controlled benzene emissions from the associated glycol dehydration unit process vent will be 0.12 tpy (5.97 tpy uncontrolled). Since MarkWest has demonstrated that the actual average benzene emissions from the glycol dehydration unit process vent associated with the 130 MMscfd TEG dehydrator at Welling are less than 1 tpy, MarkWest is exempt from the control, monitoring, and recordkeeping requirements for the dehydrator.

Potential Issues
Proper (detailed) greenhouse gas analysis Proper Aggregation Analysis Public health impacts Impacts on regional air quality

A Proper GHG Analysis

Natural Gas Star Program


Voluntary technologies and practices
- EPA Natural Gas STAR Program

Ask MarkWest to Consider these Recommendations:


Replace Gas Starters with Air or Nitrogen Use low-bleed valves Zero Emissions Dehydrators Use practices that prevent blow-downs of methane/VOCs Reduce Natural Gas Venting with Fewer Compressor Engine Startups & Improved Engine Ignition Install Electric Motor Starters Install Electric Compressors
reduce the chance of methane leakage eliminates criteria pollutant emissions emit less noise, require less maintenance, and improve operational efficiency

Technology Example #1
Redesign Blow Down Systems and Alter ESD Practices

Technology Example #2
Zero Emissions Dehydrators

Technology Example #3
Use electric engines

How Can Residents Protect Air Quality?

Public Participation
comment on natural gas equipment like compressor stations and achieve public hearings and stronger permits observe and report possible air quality issues or violations to prevent pollution Request and attend DEP public hearings and local township meetings pressure gas companies to adopt best available technologies

Why Comment?
Air Quality permits affect local air quality and public health Participate in decision making process DEP issued stronger permits Public pressure can sway DEP decisions

PA DEP Public Hearings


DEP will grant hearing and meeting if enough people request it through comments Allow local residents to interact with DEP and gas company Will announce on website or local papers

How to Participate in Public Hearings


Come and Speak Come and Listen Ask Questions during meeting Support a view with quick testimony Write comments after the hearing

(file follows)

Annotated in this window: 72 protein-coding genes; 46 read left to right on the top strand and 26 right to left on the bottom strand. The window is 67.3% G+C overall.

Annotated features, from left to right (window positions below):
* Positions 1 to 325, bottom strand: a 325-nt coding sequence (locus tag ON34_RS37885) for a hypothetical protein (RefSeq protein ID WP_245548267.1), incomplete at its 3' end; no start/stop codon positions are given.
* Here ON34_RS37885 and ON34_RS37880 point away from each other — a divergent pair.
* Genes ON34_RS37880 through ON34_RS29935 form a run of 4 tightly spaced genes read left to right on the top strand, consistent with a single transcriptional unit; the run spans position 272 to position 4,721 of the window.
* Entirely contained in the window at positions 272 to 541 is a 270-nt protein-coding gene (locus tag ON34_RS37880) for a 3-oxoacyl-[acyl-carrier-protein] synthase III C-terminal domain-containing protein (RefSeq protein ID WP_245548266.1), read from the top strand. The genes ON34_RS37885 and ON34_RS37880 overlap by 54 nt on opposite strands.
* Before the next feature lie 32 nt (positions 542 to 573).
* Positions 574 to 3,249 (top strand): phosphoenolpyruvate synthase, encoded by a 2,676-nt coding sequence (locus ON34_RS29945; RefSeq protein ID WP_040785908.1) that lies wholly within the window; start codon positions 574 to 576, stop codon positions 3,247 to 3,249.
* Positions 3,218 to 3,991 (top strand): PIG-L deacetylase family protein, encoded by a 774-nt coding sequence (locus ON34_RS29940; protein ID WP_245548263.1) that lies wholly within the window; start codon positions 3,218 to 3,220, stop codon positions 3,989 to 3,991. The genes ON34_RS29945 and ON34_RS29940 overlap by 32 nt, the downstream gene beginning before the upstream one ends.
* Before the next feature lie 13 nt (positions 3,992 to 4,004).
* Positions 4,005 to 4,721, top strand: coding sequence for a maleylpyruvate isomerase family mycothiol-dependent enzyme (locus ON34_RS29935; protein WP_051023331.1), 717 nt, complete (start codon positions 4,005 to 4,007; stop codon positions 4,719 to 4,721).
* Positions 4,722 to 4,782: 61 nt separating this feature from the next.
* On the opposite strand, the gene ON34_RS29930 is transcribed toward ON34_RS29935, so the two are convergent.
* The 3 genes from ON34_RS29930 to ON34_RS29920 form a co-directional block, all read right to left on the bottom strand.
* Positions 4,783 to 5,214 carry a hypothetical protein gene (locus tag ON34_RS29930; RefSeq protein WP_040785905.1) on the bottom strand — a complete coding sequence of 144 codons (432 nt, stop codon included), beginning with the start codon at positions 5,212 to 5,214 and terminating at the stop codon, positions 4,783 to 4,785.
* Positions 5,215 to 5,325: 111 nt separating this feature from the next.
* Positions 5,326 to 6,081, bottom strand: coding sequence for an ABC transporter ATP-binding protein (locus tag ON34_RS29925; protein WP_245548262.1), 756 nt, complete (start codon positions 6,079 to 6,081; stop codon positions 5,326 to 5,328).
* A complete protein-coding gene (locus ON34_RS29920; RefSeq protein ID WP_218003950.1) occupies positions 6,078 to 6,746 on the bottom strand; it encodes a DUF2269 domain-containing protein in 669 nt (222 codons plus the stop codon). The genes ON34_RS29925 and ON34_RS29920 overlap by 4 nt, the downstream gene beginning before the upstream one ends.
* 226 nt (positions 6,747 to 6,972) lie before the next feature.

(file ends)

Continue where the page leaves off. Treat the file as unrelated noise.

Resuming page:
How to Write Comments and Testify on Natural Gas Equipment

Comments vs. Testimony


Comments
Written Length can be as long as youd like

Testimony
Oral Usually limited to 5 minutes Public Education (of audience) Can respond to Public Meeting discussion

The Basics
(comments/testimony) How do you start?
Read the DEPs Review Memo

Required Info:
Name Address Phone number Plan Approval #

Where do you send them?

What to Include (General)


Describe your personal story Make your opinion clear Use specific examples when possible Suggest specific changes to parts of the permit Suggest recommendations to permit Ask questions about things you dont understand Always ask for a public hearing

Answer these Questions to Get Started


How long have you lived in or traveled to the area? Why are you concerned about this compressor station? If you could have your way, what would you want to happen with this compressor station? What are your specific recommendations to the PA DEP on this compressor station permit?

Specific Air Permit Issues to Evaluate


the enclosed Comment and Response Document can only address those concerns that specifically pertain to elements of the Plan Approval application for [this specific] compress station. - Northcentral Regional Office of DEP

Cumulative impacts County/State compliance with air regulations


-NAAQs

Green House Gas Tailoring Rule Best Available Technologies


- EPA Natural Gas STAR Program

Air monitoring requirements Call the Clean Air Council or GASP for help

Writing Tips
Focus your testimony on using your strengths tell your own story in your own voice Always relate your points back to the specific piece of equipment you are commenting on Use your experiences and local knowledge Dont worry about having to include legal or technical arguments Nothing is too simple or short to write Dont be intimidated

Clean Air Council Action Alerts

Clean Air Council Action Alerts

Citizen Monitoring on Existing Operations

Citizen Monitoring
Common Senses Monitoring
Monitor about once a week On property or normal route Use form to document relevant information Make a Pollution Complaint to DEP
1-866-255-5158

EPA Natural Gas Drilling Tip line


1-877-919-4372

Agency for Toxic Substances and Disease Registry (ATSDR)


(215) 814-3139

Use keywords to identify the call, such as: natural gas operations, drilling, Marcellus Shale, hydrofracturing

Visible Emission, Noise & Odors Complaint Form

Fill out the Online Form and Make the Call


http://www.surveymonkey.com/s/airwatch

Questions?

Contact Info
Matt Walker, Community Outreach, Clean Air Council
mwalker@cleanair.org Lauren Burge, Staff Attorney, GASP: lauren@gasp-pgh.org